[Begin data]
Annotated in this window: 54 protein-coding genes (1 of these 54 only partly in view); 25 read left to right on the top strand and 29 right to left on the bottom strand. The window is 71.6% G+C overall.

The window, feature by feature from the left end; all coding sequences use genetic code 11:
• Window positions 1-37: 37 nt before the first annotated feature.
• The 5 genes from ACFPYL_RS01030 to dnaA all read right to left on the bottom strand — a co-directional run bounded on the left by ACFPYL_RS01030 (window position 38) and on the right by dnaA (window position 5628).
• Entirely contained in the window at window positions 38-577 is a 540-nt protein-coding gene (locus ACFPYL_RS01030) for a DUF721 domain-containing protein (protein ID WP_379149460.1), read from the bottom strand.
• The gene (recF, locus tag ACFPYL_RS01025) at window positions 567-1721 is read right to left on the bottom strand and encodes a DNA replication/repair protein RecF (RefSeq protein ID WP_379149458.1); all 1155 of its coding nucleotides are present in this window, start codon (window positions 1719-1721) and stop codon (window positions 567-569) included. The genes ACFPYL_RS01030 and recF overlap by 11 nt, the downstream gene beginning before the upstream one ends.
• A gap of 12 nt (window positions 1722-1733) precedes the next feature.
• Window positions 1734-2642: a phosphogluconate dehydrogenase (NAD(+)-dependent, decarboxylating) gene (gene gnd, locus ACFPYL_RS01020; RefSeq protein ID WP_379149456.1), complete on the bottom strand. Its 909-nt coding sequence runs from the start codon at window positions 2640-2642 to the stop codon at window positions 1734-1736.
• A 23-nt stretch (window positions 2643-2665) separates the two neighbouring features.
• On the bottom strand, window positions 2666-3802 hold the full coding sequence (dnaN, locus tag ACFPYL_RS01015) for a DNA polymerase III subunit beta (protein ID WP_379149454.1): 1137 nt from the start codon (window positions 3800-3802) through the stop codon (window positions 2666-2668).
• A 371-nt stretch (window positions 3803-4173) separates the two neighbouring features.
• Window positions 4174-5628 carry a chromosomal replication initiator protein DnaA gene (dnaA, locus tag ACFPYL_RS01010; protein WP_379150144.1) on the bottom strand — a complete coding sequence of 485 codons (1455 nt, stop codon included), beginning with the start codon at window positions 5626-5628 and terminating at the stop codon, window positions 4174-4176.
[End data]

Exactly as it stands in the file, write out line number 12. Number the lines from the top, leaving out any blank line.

• Window positions 4174-5628 carry a chromosomal replication initiator protein DnaA gene (dnaA, locus tag ACFPYL_RS01010; protein WP_379150144.1) on the bottom strand — a complete coding sequence of 485 codons (1455 nt, stop codon included), beginning with the start codon at window positions 5626-5628 and terminating at the stop codon, window positions 4174-4176.